Age / Location / Passion
24 / San Diego, CA / Photography
Also stoked about?
Go to Gear?
Favorite place to get outside?
Pacific Northwest, especially coastal Oregon and the Olympic Peninsula
What’s your story?
I grew up in San Diego, but most of my family is based in the Seattle area so I spent a lot of time traveling all over the West Coast, especially on camping and backpacking trips. I’ve always been a really artsy person but never thought I’d pursue a career in a creative field; I’d always figured I’d study science. When I graduated high school, I felt really directionless and spent a few years changing majors before I landed on journalism, then finished my BA in photojournalism at San Francisco State University in 2015. It was a really windy path, but now it seems like photography should have been obvious; I’ve been completely in love with it since my first film photography class in high school. But it never seemed like something I could make a career out of; I had it in my head that what I did for money and what I did for fun would be different things. Now I’m trying to make my passion for capturing moments – especially in the outdoors – into my livelihood, and it’s really exciting.
What’s something you recently did that you’re still stoked on?
Last year I spent ten months and 23,000+ miles visiting each of the contiguous United States. I camped, couchsurfed and stayed at farms and communes around the country. The people I lived with were amazing, and I learned so much; I was constantly surprised by how much I didn’t even realize I didn’t know. It really forced me to change the way I look at things – there are so many more ways to live the dream than I’d been taught growing up. It isn’t about chasing money or a nice house or being the big boss or whatever. More than anything, I finished the trip thinking that the most important things in life are building a community of inspiring people and doing work that you love.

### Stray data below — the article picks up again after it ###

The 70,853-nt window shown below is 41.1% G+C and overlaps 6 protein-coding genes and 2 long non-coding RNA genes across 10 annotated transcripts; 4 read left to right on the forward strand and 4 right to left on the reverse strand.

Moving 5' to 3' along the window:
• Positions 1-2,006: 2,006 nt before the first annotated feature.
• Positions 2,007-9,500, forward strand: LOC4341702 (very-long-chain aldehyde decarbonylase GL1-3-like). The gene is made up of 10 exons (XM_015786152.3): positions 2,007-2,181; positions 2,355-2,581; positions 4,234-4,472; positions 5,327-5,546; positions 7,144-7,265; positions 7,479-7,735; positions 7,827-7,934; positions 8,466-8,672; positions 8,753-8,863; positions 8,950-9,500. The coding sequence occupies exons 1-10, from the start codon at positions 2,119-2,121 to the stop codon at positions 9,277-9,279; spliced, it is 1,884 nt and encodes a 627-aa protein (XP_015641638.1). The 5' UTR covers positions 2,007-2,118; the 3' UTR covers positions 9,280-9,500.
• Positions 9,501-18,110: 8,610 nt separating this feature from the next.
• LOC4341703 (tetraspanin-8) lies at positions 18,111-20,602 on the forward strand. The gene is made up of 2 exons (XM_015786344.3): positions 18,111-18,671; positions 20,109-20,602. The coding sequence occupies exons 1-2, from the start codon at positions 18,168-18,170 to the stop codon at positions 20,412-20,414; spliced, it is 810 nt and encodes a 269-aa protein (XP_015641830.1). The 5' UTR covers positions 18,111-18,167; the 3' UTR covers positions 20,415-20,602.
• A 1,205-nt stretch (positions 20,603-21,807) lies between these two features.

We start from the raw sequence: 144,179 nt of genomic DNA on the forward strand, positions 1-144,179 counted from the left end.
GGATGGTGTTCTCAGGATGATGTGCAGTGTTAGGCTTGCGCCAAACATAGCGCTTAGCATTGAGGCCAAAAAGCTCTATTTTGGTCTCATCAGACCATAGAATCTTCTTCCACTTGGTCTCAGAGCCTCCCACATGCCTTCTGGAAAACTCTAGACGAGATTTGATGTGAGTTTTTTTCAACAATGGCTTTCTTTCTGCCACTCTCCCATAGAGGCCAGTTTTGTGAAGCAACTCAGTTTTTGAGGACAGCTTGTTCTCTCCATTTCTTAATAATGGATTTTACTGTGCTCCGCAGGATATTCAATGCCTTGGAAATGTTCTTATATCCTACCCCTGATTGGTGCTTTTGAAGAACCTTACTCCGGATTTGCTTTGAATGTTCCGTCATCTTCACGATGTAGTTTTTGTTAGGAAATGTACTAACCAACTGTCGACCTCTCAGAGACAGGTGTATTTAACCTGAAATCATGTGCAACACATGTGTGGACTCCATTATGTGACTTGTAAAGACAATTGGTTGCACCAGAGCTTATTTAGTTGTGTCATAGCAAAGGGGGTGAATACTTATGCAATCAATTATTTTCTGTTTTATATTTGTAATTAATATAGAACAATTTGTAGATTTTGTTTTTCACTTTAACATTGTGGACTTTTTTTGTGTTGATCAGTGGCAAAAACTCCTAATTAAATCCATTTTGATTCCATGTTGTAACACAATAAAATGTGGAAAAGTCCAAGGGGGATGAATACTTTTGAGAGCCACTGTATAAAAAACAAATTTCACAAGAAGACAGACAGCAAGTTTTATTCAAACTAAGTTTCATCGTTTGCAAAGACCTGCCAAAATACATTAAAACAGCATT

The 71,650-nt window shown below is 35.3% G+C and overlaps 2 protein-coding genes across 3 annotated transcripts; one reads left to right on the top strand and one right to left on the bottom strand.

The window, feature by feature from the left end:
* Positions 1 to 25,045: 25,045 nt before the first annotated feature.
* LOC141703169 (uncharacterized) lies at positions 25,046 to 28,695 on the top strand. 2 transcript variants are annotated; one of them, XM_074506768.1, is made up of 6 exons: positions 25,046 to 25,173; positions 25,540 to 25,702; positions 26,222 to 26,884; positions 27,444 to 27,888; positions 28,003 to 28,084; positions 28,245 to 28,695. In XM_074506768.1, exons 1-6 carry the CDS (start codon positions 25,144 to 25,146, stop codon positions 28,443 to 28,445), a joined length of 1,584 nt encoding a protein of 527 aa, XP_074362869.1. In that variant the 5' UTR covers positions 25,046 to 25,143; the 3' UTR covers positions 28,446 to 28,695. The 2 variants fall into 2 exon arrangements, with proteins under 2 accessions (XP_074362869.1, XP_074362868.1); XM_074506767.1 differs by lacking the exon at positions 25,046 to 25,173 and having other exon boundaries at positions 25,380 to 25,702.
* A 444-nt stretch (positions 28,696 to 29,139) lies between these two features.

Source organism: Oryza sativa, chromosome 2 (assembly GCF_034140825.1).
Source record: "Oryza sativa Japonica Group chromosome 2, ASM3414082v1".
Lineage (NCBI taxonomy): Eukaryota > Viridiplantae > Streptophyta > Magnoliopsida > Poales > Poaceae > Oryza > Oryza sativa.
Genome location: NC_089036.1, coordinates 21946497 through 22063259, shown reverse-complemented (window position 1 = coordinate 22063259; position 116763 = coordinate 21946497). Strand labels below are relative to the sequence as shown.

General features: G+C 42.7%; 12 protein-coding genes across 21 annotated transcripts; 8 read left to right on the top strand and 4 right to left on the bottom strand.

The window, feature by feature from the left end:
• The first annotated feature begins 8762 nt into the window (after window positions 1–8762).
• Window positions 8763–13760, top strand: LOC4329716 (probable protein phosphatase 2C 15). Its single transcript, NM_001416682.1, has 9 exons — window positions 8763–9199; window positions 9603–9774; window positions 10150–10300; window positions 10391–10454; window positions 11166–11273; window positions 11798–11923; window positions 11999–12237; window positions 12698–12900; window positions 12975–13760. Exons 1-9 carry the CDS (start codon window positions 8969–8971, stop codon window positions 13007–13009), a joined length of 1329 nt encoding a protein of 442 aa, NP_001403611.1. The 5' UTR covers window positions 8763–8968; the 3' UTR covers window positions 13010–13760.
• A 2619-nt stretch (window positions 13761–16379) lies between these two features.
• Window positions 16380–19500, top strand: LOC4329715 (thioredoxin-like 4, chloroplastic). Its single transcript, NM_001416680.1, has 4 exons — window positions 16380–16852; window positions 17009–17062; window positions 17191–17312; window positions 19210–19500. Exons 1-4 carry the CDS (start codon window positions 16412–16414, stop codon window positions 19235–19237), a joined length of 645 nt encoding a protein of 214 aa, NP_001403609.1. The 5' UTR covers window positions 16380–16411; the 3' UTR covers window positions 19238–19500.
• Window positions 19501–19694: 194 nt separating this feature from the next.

Who inspires you?
I’m inspired by people who are chasing their passions. It can be so scary to go for what you want instead of what you’re “supposed” to do, so when I meet someone who’s pursuing their dream I get really excited. The farmers I lived with last year were working so hard, just crazy long hours in the sun and rain, but they were so stoked about what they were doing – their joy for their work has really stuck with me.
Why Adventure Photography?
Part of what pushed me to leave on my road trip was that I had a lot of uncertainty about actually working in photojournalism. It seemed like to be successful as a photojournalist meant to be covering riots, conflict zones, and (especially in San Francisco) the consequences of gentrification. Those images are so important, and I’m grateful to news photographers for helping create awareness and push for change, but I didn’t want my day-to-day life to focus on human suffering.
I spent my trip doing only what I wanted and needed for survival and I always got to choose myself. Leaving the “supposed to’s” behind was so empowering, and I think that’s what pushed me to pursue adventure photography. I’m happiest in wild places, and even happier with a camera in hand, so I’m going for it. It’s fun because I get to go on trips where it’s my job to go explore beautiful places with rad people and take photos all day. It’s certainly not my primary income (yet), but I do spend time planning, editing and sharing the images every day so I’m in a good place.
What is one image that you’ve taken that you can say has dramatically impacted or changed your life?